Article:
THE news came late at night in the form of a WhatsApp text message.
“Baby boy,” it said.
“Big fella. He’ll be walking out of the place. Mother and baby doing fine.”
The usual congratulatory text messages made their way back, but of course, this being Ireland, not all of them were simple pleasantries; one or two had the requisite dash of banter.
“That’s the end of Barry for the next 18 years,” read one.
In some respects it’s a little bit true.
While it might not be 18 years before we see Barry for a night out, it’s unlikely his somewhat boxy frame will darken the door of a public house anytime soon.
In terms of getting out, one child is manageable but two is a different ball game altogether.
Thinking about that text a few days later, there was something about it that stood out.
It came from a very dear friend of ours who, as of yet, has no children.
As I approach 40, I look around and see that most of my friends have finally ticked the boxes of societal expectation.
It has been a long and relatively drawn-out process.
Compared to my father and his friends, who all seem to have got married and had children within two or three years of each other, my lot — and I’m guessing much of my generation — are different.
One or two of my mates had their first child in their late 20s and early 30s but most waited until they hit their mid-30s and now the stragglers have caught up.
I was somewhere between a midder and a straggler and made up for the straggling by hitting two bullseyes pretty much one after the other, christening myself with the superhero name Captain Virillious as a result.
The aforementioned text message got me wondering about how that friend of mine feels about not having kids.
He had lamented before that there were very few people to go out with these days and he’s right.
As a group of friends we simply don’t meet up as much as we used to and certainly not the way we used to.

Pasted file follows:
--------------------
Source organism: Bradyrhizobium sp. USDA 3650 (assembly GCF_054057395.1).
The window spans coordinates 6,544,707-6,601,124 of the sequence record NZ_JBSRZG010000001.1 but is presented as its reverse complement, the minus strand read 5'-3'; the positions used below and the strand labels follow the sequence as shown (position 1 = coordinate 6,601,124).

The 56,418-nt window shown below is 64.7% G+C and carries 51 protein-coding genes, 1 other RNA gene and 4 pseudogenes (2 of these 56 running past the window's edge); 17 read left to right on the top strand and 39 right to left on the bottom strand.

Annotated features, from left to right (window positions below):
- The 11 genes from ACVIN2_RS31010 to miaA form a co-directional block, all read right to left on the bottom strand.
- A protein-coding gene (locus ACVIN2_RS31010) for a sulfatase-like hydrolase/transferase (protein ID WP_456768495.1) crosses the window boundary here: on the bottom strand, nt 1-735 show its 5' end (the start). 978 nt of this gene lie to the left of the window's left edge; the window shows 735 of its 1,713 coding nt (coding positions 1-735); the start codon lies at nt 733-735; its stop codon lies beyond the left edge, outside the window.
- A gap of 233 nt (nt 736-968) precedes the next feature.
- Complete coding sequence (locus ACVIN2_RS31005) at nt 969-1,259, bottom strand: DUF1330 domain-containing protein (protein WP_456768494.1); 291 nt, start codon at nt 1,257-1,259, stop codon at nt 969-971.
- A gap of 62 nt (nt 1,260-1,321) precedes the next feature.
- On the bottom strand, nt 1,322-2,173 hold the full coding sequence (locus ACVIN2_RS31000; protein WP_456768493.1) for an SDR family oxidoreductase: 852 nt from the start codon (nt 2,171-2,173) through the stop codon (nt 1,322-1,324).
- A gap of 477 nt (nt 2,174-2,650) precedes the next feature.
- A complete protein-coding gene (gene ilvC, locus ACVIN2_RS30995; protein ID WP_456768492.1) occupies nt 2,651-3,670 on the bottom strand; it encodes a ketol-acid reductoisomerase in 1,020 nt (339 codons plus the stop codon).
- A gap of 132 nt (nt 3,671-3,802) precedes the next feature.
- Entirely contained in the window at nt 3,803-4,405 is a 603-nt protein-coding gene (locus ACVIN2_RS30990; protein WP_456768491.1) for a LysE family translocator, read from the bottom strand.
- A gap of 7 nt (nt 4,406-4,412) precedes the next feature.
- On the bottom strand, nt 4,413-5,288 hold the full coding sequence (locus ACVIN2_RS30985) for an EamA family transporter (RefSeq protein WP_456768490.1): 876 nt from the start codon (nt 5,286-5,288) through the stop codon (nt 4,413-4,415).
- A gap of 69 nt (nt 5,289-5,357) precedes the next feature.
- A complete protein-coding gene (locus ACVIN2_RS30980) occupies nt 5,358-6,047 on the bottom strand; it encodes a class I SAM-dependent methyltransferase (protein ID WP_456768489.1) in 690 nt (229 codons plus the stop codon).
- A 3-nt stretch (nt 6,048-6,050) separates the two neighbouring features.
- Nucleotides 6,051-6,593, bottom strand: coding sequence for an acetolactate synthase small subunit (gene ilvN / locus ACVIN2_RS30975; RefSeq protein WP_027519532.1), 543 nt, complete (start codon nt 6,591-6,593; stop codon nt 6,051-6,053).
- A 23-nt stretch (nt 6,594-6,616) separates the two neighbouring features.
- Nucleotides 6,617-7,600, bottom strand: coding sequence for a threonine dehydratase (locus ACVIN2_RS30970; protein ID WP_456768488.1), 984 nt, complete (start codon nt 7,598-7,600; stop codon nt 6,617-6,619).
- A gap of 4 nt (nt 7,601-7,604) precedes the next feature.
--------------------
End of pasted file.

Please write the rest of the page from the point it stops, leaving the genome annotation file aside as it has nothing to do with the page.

That side of it is more about missing your friends. But does it get to men who don’t have children that they don’t have them? Do they miss nurturing?
Does it bother them they have to listen to dads banging on about the good stuff and the bad stuff of parenting (or are they just sick of it)?
And, more importantly, has anyone ever bothered to ask them?
I might be wrong here, and please I’m open to correction, but as a society we tend to focus a lot on women who don’t have children, assuming (often incorrectly) that all women want to have babies.
I wonder, when it comes to men, do we assume that they are happy either way?
Do men who don’t have children, pine for kids? Should we ask them?
And is there a duty on fathers to make sure that their friends, and perhaps relations, who are not fathers are kept close?
Many people speak about fathers (and mothers) having to have an outlet, something that is away from the kids, a night out here and there, but I wonder is there an onus on fathers (and mothers) to make sure that childless people are not just part of our world on the outside, the people we go and have a few pints with occasionally, but are also invited to take part in our world on the inside — that’s if they want to of course.
In Ireland, we do have a slight tendency to look at people who haven’t ticked the societal boxes with a bit of a skewed perspective and it often comes out in how we might include or exclude them in various social gatherings, whether that be a couples’ dinner or a visit to the playground with a bunch of dads and kids.
Perhaps we assume too much of each other or perhaps we are too rigged with the roles we play in each other’s lives.
Now that I think about it, that ‘dear friend’ of mine has only met my kids once.
Perhaps it’s time to give him a call.
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